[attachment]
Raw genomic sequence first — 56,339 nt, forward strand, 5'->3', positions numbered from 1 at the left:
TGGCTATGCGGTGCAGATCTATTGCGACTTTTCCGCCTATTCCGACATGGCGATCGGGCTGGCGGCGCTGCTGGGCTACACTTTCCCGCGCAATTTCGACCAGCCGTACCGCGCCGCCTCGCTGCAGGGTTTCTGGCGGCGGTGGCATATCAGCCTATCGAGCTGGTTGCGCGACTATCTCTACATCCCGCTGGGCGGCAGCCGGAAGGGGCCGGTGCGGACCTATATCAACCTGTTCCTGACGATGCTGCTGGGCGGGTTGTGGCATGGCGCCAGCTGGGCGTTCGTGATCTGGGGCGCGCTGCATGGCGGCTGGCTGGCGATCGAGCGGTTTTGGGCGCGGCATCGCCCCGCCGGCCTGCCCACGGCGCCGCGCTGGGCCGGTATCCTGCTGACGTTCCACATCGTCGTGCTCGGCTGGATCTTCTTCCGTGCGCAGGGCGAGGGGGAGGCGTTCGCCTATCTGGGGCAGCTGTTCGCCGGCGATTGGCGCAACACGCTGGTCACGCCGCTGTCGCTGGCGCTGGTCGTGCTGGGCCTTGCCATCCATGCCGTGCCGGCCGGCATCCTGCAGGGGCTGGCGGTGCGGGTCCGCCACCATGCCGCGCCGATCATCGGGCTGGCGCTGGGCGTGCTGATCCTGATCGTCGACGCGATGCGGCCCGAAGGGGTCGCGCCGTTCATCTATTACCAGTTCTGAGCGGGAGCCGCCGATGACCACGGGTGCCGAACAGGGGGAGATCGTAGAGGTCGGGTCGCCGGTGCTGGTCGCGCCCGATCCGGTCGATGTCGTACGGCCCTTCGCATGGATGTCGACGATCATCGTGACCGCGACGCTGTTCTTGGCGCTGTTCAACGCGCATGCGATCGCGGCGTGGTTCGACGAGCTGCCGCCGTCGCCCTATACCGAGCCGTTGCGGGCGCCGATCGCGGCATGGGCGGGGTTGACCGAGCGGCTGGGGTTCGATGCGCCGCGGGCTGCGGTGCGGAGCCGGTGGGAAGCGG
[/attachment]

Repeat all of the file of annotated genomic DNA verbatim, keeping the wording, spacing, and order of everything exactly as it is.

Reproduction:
Raw genomic sequence first — 56,339 nt, forward strand, 5'->3', positions numbered from 1 at the left:
TGGCTATGCGGTGCAGATCTATTGCGACTTTTCCGCCTATTCCGACATGGCGATCGGGCTGGCGGCGCTGCTGGGCTACACTTTCCCGCGCAATTTCGACCAGCCGTACCGCGCCGCCTCGCTGCAGGGTTTCTGGCGGCGGTGGCATATCAGCCTATCGAGCTGGTTGCGCGACTATCTCTACATCCCGCTGGGCGGCAGCCGGAAGGGGCCGGTGCGGACCTATATCAACCTGTTCCTGACGATGCTGCTGGGCGGGTTGTGGCATGGCGCCAGCTGGGCGTTCGTGATCTGGGGCGCGCTGCATGGCGGCTGGCTGGCGATCGAGCGGTTTTGGGCGCGGCATCGCCCCGCCGGCCTGCCCACGGCGCCGCGCTGGGCCGGTATCCTGCTGACGTTCCACATCGTCGTGCTCGGCTGGATCTTCTTCCGTGCGCAGGGCGAGGGGGAGGCGTTCGCCTATCTGGGGCAGCTGTTCGCCGGCGATTGGCGCAACACGCTGGTCACGCCGCTGTCGCTGGCGCTGGTCGTGCTGGGCCTTGCCATCCATGCCGTGCCGGCCGGCATCCTGCAGGGGCTGGCGGTGCGGGTCCGCCACCATGCCGCGCCGATCATCGGGCTGGCGCTGGGCGTGCTGATCCTGATCGTCGACGCGATGCGGCCCGAAGGGGTCGCGCCGTTCATCTATTACCAGTTCTGAGCGGGAGCCGCCGATGACCACGGGTGCCGAACAGGGGGAGATCGTAGAGGTCGGGTCGCCGGTGCTGGTCGCGCCCGATCCGGTCGATGTCGTACGGCCCTTCGCATGGATGTCGACGATCATCGTGACCGCGACGCTGTTCTTGGCGCTGTTCAACGCGCATGCGATCGCGGCGTGGTTCGACGAGCTGCCGCCGTCGCCCTATACCGAGCCGTTGCGGGCGCCGATCGCGGCATGGGCGGGGTTGACCGAGCGGCTGGGGTTCGATGCGCCGCGGGCTGCGGTGCGGAGCCGGTGGGAAGCGG